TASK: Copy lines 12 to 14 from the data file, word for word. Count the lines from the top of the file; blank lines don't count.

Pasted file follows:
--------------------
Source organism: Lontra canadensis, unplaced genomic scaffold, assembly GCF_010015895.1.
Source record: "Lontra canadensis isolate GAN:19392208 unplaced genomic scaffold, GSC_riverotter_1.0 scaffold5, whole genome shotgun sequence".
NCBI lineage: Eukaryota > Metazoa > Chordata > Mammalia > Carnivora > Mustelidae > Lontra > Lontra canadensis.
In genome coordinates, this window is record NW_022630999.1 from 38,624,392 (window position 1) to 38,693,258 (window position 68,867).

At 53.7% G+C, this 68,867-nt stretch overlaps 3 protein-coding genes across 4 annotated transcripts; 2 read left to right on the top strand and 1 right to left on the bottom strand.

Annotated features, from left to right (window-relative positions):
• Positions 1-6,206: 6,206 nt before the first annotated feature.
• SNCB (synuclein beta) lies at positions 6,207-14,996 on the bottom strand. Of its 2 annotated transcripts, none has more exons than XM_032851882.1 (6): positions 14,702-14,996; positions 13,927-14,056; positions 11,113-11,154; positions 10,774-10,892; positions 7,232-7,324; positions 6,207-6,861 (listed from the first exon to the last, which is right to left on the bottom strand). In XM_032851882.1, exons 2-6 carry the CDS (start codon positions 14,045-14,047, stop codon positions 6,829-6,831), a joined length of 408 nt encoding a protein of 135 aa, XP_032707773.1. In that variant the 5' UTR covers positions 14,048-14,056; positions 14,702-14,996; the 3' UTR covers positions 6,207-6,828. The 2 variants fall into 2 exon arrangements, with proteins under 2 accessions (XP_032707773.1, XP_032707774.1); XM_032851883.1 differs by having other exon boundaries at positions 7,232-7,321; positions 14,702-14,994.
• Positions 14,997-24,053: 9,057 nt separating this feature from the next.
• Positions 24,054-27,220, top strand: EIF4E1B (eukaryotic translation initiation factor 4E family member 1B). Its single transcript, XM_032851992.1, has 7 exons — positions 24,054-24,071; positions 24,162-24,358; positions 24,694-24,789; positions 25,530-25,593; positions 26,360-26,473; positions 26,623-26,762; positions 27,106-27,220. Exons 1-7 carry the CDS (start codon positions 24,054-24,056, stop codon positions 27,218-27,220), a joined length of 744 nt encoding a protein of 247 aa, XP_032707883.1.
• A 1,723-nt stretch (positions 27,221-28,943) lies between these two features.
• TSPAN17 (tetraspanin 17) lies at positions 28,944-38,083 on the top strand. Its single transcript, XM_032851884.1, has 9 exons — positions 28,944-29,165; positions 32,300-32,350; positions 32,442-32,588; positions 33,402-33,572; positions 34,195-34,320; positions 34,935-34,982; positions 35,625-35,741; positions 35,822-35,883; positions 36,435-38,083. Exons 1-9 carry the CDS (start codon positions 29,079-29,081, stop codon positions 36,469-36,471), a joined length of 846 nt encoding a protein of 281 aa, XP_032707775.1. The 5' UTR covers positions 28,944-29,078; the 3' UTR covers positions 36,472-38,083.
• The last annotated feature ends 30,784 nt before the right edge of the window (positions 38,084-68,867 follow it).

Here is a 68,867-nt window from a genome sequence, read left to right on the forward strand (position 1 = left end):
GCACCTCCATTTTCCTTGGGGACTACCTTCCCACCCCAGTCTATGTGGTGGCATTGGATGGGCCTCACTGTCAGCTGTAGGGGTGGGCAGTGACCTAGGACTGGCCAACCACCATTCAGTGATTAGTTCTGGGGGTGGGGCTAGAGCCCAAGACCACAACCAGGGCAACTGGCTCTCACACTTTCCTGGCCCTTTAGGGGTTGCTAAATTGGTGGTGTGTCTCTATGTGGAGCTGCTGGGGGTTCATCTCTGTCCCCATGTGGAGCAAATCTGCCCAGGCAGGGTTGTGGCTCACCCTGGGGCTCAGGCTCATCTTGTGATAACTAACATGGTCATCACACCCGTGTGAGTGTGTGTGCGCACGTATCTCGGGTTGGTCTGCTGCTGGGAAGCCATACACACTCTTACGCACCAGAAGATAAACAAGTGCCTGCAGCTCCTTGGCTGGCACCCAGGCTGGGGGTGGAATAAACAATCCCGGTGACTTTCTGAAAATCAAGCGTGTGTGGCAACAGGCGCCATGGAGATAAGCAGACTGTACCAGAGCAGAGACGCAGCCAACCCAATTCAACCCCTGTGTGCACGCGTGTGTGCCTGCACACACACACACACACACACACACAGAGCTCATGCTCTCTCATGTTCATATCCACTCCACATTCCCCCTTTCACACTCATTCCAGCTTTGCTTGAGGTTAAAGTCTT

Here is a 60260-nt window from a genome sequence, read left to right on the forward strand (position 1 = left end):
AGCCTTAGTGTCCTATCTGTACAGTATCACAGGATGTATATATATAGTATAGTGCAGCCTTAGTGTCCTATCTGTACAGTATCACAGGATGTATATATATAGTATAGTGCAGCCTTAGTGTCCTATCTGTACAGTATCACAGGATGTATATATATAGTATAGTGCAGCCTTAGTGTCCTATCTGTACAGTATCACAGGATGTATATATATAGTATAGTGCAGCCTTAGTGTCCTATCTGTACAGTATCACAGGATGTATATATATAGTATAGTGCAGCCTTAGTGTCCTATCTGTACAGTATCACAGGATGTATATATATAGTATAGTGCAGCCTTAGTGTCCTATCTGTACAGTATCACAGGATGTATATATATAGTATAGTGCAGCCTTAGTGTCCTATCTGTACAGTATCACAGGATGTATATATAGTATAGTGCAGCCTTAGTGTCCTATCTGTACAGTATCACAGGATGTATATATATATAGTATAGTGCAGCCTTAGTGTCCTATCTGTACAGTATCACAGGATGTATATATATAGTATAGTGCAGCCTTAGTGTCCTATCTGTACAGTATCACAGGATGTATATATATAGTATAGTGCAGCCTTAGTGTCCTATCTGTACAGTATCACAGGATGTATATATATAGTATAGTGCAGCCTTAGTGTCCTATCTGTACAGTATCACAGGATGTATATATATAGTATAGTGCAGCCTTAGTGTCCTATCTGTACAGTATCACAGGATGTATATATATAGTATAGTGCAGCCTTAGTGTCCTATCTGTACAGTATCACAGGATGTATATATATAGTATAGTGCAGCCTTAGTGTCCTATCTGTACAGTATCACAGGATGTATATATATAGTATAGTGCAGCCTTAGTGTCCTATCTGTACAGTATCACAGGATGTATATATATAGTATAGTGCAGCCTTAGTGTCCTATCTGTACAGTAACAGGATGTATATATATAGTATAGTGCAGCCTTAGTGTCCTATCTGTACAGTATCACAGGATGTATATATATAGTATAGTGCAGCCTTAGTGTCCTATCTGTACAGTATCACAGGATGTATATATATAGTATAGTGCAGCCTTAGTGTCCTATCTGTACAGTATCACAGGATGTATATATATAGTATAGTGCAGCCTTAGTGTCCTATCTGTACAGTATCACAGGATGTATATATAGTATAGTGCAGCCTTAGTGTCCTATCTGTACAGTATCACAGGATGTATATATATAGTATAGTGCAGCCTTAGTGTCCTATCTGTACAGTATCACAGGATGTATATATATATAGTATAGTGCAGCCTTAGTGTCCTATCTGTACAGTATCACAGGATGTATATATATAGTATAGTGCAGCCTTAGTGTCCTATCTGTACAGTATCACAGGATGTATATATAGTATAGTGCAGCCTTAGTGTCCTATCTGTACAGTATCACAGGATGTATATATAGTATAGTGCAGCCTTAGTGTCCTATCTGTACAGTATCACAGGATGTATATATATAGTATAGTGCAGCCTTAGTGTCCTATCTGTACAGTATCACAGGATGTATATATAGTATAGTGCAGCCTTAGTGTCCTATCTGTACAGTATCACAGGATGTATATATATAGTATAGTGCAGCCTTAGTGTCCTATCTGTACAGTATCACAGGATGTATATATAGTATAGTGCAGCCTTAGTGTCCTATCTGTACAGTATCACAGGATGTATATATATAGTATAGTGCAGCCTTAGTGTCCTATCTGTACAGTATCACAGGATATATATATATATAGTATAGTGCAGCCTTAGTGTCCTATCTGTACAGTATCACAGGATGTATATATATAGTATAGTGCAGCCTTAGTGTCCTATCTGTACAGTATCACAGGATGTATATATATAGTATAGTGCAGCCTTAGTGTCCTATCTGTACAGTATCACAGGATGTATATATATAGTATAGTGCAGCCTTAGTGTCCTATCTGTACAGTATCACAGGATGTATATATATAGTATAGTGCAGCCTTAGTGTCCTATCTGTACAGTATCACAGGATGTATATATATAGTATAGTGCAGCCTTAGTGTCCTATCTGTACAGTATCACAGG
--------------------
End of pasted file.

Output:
• TSPAN17 (tetraspanin 17) lies at positions 28,944-38,083 on the top strand. Its single transcript, XM_032851884.1, has 9 exons — positions 28,944-29,165; positions 32,300-32,350; positions 32,442-32,588; positions 33,402-33,572; positions 34,195-34,320; positions 34,935-34,982; positions 35,625-35,741; positions 35,822-35,883; positions 36,435-38,083. Exons 1-9 carry the CDS (start codon positions 29,079-29,081, stop codon positions 36,469-36,471), a joined length of 846 nt encoding a protein of 281 aa, XP_032707775.1. The 5' UTR covers positions 28,944-29,078; the 3' UTR covers positions 36,472-38,083.
• The last annotated feature ends 30,784 nt before the right edge of the window (positions 38,084-68,867 follow it).

Here is a 68,867-nt window from a genome sequence, read left to right on the forward strand (position 1 = left end):